Did you know that, under certain circumstances, you can drive through a red light?
It’s true. Signed into law in July 2016 and enacted in September of that year, a new law in Pennsylvania went into effect that allows vehicles to go through unresponsive or malfunctioning red lights, provided they do so cautiously and using good sense.
The new law, called the “Ride on Red” law or Act 101, was originally intended for motorcycles and bicycles, which are often too small or too light to be detected by traffic signal weight sensors which are under the pavement. In its final incarnation, the law had been expanded to include all vehicles, even a horse and buggy.
Introduced by Representative Stephen Bloom (R-Cumberland), the law came about because an increasing number of Pennsylvania drivers were getting stuck at lights. More people are driving smaller vehicles, and they as well as the motorcycles and horses and buggies already mentioned, are often required to wait up to ten minutes for a light to change and let them through. Representative Bloom was approached by some motorcycle organizations, who asked him about changing the law. Mr. Bloom also noted that the problem is more common than most people realize, especially on rural roads or during the late hours of the night, when fewer heavy vehicles are out. The goal of the law is to solve a practical problem while still ensuring safety. It does not give a driver free rein to blow indiscriminately through lights.
How Does This Work?
If a traffic light or other signal is out of operation, or blinking or otherwise is not working properly—including but not limited to signals that use automated technology like inductive loop sensors to detect the presence of vehicles but fails to—a driver can:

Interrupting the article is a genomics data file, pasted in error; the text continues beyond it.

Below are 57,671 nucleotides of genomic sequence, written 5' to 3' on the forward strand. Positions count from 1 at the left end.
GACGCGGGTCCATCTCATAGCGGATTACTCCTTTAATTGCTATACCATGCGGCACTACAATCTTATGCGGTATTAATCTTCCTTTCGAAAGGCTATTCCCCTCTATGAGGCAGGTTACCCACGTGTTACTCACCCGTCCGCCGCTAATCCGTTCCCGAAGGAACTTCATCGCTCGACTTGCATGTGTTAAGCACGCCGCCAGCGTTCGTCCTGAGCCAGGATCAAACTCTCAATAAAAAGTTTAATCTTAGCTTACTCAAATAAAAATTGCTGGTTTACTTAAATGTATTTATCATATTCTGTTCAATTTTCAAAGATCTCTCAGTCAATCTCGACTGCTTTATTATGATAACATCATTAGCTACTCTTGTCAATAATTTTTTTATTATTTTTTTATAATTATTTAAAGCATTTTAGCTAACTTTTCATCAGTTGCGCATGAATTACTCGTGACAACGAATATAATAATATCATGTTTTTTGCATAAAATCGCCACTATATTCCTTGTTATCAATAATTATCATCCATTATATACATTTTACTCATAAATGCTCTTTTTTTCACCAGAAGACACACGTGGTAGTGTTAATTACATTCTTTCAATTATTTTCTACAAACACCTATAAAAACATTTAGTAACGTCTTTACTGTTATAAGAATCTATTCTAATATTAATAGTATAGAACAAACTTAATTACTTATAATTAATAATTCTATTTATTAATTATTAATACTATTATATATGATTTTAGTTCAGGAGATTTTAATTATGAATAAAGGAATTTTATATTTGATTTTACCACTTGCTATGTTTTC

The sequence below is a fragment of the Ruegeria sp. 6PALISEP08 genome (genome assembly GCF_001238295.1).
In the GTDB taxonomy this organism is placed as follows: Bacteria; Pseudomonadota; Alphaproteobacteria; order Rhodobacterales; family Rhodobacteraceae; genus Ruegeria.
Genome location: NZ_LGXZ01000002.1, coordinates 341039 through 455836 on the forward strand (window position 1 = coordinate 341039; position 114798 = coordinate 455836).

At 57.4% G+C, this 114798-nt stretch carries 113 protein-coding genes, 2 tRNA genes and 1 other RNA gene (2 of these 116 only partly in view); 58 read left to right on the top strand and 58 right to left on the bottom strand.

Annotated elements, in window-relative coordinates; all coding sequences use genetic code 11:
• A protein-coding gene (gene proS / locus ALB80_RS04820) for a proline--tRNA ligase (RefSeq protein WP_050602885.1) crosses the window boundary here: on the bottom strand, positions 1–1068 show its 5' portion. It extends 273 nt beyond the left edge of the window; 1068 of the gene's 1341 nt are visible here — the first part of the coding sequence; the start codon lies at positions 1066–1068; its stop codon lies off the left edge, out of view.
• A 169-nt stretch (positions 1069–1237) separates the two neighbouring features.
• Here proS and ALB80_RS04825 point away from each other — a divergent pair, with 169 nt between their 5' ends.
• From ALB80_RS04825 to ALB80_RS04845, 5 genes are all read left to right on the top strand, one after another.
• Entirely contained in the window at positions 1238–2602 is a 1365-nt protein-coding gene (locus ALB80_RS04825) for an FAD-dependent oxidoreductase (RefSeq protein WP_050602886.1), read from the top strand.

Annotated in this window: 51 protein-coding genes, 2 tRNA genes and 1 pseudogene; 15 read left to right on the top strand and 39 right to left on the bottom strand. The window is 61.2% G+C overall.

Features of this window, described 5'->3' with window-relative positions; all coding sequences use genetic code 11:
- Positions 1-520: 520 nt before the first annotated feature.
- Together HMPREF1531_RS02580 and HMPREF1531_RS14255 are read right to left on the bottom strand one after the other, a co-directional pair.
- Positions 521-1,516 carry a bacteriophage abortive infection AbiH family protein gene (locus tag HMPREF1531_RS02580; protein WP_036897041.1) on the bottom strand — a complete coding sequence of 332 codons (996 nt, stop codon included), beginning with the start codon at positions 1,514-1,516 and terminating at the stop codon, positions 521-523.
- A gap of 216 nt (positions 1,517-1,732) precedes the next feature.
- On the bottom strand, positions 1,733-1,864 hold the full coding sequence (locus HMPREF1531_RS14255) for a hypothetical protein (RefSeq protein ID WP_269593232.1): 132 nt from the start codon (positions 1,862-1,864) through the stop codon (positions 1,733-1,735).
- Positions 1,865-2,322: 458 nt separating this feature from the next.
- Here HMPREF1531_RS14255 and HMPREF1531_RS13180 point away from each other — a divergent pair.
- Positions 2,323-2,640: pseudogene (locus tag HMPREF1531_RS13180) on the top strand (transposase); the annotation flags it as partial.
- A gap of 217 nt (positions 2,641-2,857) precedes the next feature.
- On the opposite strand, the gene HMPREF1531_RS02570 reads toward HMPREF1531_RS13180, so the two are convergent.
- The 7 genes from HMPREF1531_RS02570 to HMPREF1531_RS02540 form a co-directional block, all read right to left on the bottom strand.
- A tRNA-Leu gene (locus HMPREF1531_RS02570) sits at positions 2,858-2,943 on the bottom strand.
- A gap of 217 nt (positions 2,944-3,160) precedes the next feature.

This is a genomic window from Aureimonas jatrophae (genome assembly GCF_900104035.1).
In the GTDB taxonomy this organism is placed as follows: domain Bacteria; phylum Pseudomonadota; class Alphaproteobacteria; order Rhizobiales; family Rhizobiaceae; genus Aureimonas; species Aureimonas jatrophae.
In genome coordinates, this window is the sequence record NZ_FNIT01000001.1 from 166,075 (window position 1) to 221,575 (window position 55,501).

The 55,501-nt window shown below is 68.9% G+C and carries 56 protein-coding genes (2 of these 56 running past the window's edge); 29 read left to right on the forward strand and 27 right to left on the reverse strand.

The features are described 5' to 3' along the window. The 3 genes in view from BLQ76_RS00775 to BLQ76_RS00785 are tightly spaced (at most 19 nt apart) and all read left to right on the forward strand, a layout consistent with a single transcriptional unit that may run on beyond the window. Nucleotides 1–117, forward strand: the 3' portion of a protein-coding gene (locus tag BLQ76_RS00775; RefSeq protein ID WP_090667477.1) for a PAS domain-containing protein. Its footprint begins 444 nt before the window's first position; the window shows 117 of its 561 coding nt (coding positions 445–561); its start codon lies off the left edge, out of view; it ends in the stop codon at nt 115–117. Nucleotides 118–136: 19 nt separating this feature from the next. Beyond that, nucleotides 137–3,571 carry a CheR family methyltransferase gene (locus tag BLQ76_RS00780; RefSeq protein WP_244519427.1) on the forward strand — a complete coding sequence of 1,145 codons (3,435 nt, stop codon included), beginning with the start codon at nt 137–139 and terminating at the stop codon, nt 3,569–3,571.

- If the light is green or yellow, proceed with caution.
- If the light is red or completely unlighted, stop as though it was a stop sign. The right to proceed is the same as at any other stop.
The bill does not specify how long a driver must wait for a light to turn. You must come to a complete stop before proceeding, and make sure no one else is coming. You must also give the light a chance to cycle through and give you a green light. If it skips your turn, you can go. Treat the light as you would a stop sign, basically.
The law does not apply to lights on timers that just take longer to turn than others.
Previously, you could go through an inoperable light, this is true. This new bill simply added a paragraph or two that said you could do the same at lights that use technology, like sensors, to detect vehicles. The problem was that the lighter weight vehicles would not trigger that technology, and the light would never change. Now, after a reasonable period of time, they can, with caution, proceed through and continue their travel.
For any of you who would like to read the law in its entirety, it can be found in the Pennsylvania Code, Title 75, Section 3112, linked here.
So, the next time you are out and you run into a traffic signal that is not working, come to a complete stop and use caution, but go ahead on through. Just make sure it really wasn’t working properly before you do. Then, go ahead and report the malfunctioning light to city hall or the police department.